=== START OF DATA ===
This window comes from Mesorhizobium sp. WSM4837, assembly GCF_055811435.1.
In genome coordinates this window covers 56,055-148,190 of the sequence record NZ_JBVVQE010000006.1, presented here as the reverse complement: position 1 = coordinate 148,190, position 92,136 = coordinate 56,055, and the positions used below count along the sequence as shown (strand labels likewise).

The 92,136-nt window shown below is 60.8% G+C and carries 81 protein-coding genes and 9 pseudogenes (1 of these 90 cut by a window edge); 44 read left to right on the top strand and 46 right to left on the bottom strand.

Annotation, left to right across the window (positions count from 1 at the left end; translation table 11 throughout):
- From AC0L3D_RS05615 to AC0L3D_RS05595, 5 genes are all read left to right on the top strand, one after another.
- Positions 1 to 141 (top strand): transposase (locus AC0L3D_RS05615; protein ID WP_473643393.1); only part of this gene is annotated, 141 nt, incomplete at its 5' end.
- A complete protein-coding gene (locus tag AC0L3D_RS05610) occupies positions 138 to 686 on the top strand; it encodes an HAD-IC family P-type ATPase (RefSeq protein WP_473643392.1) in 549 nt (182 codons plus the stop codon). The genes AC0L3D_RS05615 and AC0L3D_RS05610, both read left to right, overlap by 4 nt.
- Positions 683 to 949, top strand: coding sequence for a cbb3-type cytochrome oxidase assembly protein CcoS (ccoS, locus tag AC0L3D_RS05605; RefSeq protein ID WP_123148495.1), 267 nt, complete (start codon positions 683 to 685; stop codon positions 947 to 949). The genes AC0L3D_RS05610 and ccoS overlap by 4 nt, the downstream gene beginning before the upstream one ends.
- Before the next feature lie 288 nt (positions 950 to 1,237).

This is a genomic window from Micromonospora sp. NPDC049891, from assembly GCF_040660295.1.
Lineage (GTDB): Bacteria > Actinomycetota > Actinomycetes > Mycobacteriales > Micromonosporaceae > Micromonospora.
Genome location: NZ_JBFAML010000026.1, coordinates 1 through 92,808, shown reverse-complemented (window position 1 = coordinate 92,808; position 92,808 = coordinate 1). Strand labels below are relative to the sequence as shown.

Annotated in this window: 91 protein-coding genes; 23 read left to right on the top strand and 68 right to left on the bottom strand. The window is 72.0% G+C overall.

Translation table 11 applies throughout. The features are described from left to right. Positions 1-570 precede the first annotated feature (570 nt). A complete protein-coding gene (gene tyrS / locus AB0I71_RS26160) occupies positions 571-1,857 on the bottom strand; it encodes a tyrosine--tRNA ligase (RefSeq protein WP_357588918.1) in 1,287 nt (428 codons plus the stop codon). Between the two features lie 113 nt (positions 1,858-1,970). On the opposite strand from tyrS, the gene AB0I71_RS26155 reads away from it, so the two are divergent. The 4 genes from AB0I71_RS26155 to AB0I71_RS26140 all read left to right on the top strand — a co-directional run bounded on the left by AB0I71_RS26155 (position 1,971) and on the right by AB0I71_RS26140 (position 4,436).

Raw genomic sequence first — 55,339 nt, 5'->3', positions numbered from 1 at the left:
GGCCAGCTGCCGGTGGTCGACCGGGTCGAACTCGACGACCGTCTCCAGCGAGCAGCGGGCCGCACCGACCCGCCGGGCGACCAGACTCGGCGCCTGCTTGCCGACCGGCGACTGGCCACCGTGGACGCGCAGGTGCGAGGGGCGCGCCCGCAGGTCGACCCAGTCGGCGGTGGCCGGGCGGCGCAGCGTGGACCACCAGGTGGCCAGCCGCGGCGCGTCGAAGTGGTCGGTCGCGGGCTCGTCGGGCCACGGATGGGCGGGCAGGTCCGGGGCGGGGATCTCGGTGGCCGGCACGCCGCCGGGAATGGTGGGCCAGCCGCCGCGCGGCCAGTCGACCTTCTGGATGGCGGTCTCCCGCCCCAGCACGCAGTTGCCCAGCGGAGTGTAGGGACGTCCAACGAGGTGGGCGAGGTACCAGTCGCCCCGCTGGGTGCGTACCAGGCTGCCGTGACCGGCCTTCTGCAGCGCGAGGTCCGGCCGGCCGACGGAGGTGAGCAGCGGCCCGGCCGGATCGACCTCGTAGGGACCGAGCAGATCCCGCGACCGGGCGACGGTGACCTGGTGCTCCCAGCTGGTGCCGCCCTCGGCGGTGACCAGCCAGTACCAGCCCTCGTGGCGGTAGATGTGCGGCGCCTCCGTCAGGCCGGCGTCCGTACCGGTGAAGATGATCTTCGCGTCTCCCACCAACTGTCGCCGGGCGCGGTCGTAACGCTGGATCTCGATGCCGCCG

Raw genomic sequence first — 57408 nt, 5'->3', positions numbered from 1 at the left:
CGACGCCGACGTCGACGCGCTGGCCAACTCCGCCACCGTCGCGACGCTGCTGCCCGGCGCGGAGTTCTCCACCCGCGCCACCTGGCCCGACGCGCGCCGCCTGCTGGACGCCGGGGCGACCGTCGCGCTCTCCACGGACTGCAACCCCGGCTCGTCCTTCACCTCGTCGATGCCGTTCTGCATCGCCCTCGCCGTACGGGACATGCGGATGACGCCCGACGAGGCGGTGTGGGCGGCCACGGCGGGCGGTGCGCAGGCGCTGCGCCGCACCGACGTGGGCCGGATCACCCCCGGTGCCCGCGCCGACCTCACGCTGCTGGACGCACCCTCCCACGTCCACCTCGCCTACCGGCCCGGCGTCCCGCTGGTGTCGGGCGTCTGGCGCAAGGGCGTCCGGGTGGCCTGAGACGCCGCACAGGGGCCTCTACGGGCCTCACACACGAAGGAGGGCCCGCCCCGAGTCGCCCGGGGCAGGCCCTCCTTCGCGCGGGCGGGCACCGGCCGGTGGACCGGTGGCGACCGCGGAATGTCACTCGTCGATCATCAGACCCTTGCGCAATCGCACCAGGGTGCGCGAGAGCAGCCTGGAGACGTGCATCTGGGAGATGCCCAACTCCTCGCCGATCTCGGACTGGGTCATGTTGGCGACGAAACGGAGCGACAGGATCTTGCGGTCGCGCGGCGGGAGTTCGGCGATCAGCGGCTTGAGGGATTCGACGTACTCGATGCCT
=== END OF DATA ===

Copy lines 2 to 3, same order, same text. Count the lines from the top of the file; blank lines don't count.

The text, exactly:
In genome coordinates this window covers 56,055-148,190 of the sequence record NZ_JBVVQE010000006.1, presented here as the reverse complement: position 1 = coordinate 148,190, position 92,136 = coordinate 56,055, and the positions used below count along the sequence as shown (strand labels likewise).

The 92,136-nt window shown below is 60.8% G+C and carries 81 protein-coding genes and 9 pseudogenes (1 of these 90 cut by a window edge); 44 read left to right on the top strand and 46 right to left on the bottom strand.